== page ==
Is Reforestation the Answer to Deforestation?
Markos Takiso remembers the traditional approach to forest management practiced when he was a boy growing up in a mountainside village in southern Ethiopia. Out of charcoal for your oven? Chop down a tree from the nearby forest. Need some quick cash? Chop down a tree, and sell the charcoal by the side of the road. Need a new hut for your brother’s growing family? Chop down a few trees. The more the better—it’ll save you the trip next time you need something.
“We had no awareness,” Takiso, now 28 and a part-time truck driver, explains over orange sodas at a roadside stand near his village of Abela Longena. “We cut everything down.”
Over the years, as the village grew, Takiso saw the nearby forest begin to shrink and felt the powerful mountain winds whip through, blowing dust across town. With fewer trees, Abela Longena received less rain for cattle and crops. Life became more difficult.
Abela Longena is no exception: Ethiopia has lost more than 95 percent of its native forests to agriculture, grazing for livestock, development, and the making of charcoal for traditional ovens. The situation became so desperate in recent years that the Ethiopian government tried to ban chopping down trees, to little effect: Without charcoal to cook and boil water with, and without lumber to build and maintain homes, many would die.
So about seven years ago, the World Bank came to Ethiopia with a new strategy for combating deforestation. Abela Longena would be its proving ground.
The idea was simple: Instead of punishing poor villagers, incentivize them to save the forests by paying them to become tree farmers. Their product would not be timber, but rather the sequestered carbon dioxide living trees soak in—which could be sold by the ton on the global cap-and-trade carbon market established by the Kyoto Protocol. Villagers like Takiso would see their quality of life improve, and carbon-polluting nations could reduce their impact and help mitigate global warming by equalizing emissions.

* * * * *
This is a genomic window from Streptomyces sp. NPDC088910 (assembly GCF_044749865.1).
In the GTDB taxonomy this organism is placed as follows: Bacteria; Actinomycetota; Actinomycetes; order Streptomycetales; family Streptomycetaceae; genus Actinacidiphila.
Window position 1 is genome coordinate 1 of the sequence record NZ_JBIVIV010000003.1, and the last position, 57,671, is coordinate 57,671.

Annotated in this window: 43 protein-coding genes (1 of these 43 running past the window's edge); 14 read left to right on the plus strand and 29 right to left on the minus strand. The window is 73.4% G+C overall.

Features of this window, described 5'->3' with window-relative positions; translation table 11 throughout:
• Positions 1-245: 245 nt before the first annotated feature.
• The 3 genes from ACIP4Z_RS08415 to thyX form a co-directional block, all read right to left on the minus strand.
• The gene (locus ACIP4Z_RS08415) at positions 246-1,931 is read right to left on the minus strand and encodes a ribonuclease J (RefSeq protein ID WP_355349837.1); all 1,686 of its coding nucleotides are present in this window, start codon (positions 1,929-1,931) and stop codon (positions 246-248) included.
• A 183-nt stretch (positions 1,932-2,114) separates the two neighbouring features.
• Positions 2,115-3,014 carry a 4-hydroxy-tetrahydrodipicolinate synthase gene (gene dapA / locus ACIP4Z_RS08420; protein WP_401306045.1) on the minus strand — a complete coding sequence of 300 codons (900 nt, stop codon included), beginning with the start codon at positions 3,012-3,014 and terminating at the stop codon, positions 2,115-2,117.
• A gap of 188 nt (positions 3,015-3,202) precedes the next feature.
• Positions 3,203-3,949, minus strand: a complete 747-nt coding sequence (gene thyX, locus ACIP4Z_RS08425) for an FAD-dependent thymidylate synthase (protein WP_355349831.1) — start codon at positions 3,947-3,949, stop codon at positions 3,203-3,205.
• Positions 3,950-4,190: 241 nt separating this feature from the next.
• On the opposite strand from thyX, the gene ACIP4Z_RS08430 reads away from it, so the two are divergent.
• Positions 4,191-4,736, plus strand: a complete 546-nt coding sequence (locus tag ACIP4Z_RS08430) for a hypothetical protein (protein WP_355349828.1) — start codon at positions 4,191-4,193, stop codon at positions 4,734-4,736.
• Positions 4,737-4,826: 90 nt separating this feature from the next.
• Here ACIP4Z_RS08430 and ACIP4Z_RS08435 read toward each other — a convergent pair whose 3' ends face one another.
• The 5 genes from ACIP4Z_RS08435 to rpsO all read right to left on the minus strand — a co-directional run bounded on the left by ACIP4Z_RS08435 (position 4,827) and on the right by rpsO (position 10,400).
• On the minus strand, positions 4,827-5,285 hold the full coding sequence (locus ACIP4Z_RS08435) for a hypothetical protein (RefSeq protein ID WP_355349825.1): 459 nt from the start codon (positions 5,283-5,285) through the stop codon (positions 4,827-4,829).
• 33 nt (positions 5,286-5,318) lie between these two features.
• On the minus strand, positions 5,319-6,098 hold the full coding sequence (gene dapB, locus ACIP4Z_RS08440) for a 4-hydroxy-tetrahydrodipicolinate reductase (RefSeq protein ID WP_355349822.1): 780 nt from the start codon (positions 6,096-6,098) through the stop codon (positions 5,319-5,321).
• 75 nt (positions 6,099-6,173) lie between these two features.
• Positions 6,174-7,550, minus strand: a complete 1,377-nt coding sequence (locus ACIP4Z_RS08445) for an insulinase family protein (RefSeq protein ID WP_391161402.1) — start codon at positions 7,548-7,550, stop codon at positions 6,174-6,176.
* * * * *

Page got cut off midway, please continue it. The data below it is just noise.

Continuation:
Sales of carbon credits the planted trees generated brought the village $700,000—roughly $23 per villager per year in a country where the annual per capita income is $410.
It took time to organize, but three years ago, three Ethiopian villages in the Humbo region, including Abela Longena, began planting trees under a program called the Humbo Carbon Project. Covering roughly 2,800 hectares, the project is the largest of its kind in Africa and the second largest in the world.
Unlike some other reforestation projects, and similar “avoided deforestation” projects, in which carbon emitters pay locals for not cutting down existing trees, villagers are not banned entirely from using the protected forest. As part of the program they receive training in forest management and are permitted to enter the woods to gather downed branches and to sustainably trim trees for material for their homes, or for charcoal. Takiso says he planted more than 200 trees, and though his crop is no more than three to six meters high, he is happy with the early results. “The village is cooler,” he says, “and we get more water during the rainy season.”
Mirko Serkovic, who supervises the program for the World Bank’s Climate Change Policy and Finance Department and is charged with selling the carbon credits on the cap-and-trade market, says Humbo carbon credits were an easy sell. Credits for carbon sequestered by the new trees until 2017 have been sold; as they mature and sequester more carbon, it’s expected emitters will pay more—and a higher price—for the credits.
“The Humbo carbon contract sold for $700,000,” he says. “All of that money will be distributed to villagers.” That works out to roughly $23 per villager per year in Abela Longena—in a country where the annual per capita income is $410. Not exactly life-changing, but a nice supplement. Income from the trees also paid for a new grain storage facility in the village, so farmers don’t have to travel miles to sell to a miller and can wait out temporary drops in commodity prices.